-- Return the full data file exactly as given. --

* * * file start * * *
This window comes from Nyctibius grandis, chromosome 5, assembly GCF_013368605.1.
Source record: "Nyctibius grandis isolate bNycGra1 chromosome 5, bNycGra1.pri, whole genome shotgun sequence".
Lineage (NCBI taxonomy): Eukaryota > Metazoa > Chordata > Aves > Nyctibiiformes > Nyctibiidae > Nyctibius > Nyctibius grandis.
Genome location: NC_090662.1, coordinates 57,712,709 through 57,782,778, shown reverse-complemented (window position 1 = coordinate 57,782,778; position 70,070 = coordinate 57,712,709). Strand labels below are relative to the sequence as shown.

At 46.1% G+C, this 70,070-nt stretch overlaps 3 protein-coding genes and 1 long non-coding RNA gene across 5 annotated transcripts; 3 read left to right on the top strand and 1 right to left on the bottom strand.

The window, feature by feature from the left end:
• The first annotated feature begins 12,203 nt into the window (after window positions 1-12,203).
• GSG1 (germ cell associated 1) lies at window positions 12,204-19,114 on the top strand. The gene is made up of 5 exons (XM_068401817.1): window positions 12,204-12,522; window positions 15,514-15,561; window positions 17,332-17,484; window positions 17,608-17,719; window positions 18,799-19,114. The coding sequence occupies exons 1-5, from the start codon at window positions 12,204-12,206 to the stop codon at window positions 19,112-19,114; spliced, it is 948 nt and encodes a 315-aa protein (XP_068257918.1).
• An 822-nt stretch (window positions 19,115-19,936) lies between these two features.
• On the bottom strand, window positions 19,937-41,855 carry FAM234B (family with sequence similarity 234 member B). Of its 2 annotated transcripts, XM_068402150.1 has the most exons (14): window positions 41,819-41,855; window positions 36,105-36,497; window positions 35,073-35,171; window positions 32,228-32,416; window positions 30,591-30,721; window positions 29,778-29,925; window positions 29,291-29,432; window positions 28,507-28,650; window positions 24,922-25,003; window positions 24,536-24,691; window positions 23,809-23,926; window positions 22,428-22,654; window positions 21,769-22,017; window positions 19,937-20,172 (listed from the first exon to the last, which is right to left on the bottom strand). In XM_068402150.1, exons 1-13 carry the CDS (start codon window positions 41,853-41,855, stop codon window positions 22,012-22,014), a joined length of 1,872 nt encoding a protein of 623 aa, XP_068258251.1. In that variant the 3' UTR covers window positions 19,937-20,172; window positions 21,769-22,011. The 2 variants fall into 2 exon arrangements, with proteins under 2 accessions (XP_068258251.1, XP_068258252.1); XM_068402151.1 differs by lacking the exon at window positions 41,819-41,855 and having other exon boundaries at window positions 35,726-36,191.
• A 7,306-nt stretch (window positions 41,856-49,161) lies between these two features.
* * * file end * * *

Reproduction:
This window comes from Nyctibius grandis, chromosome 5, assembly GCF_013368605.1.
Source record: "Nyctibius grandis isolate bNycGra1 chromosome 5, bNycGra1.pri, whole genome shotgun sequence".
Lineage (NCBI taxonomy): Eukaryota > Metazoa > Chordata > Aves > Nyctibiiformes > Nyctibiidae > Nyctibius > Nyctibius grandis.
Genome location: NC_090662.1, coordinates 57,712,709 through 57,782,778, shown reverse-complemented (window position 1 = coordinate 57,782,778; position 70,070 = coordinate 57,712,709). Strand labels below are relative to the sequence as shown.

At 46.1% G+C, this 70,070-nt stretch overlaps 3 protein-coding genes and 1 long non-coding RNA gene across 5 annotated transcripts; 3 read left to right on the top strand and 1 right to left on the bottom strand.

The window, feature by feature from the left end:
• The first annotated feature begins 12,203 nt into the window (after window positions 1-12,203).
• GSG1 (germ cell associated 1) lies at window positions 12,204-19,114 on the top strand. The gene is made up of 5 exons (XM_068401817.1): window positions 12,204-12,522; window positions 15,514-15,561; window positions 17,332-17,484; window positions 17,608-17,719; window positions 18,799-19,114. The coding sequence occupies exons 1-5, from the start codon at window positions 12,204-12,206 to the stop codon at window positions 19,112-19,114; spliced, it is 948 nt and encodes a 315-aa protein (XP_068257918.1).
• An 822-nt stretch (window positions 19,115-19,936) lies between these two features.
• On the bottom strand, window positions 19,937-41,855 carry FAM234B (family with sequence similarity 234 member B). Of its 2 annotated transcripts, XM_068402150.1 has the most exons (14): window positions 41,819-41,855; window positions 36,105-36,497; window positions 35,073-35,171; window positions 32,228-32,416; window positions 30,591-30,721; window positions 29,778-29,925; window positions 29,291-29,432; window positions 28,507-28,650; window positions 24,922-25,003; window positions 24,536-24,691; window positions 23,809-23,926; window positions 22,428-22,654; window positions 21,769-22,017; window positions 19,937-20,172 (listed from the first exon to the last, which is right to left on the bottom strand). In XM_068402150.1, exons 1-13 carry the CDS (start codon window positions 41,853-41,855, stop codon window positions 22,012-22,014), a joined length of 1,872 nt encoding a protein of 623 aa, XP_068258251.1. In that variant the 3' UTR covers window positions 19,937-20,172; window positions 21,769-22,011. The 2 variants fall into 2 exon arrangements, with proteins under 2 accessions (XP_068258251.1, XP_068258252.1); XM_068402151.1 differs by lacking the exon at window positions 41,819-41,855 and having other exon boundaries at window positions 35,726-36,191.
• A 7,306-nt stretch (window positions 41,856-49,161) lies between these two features.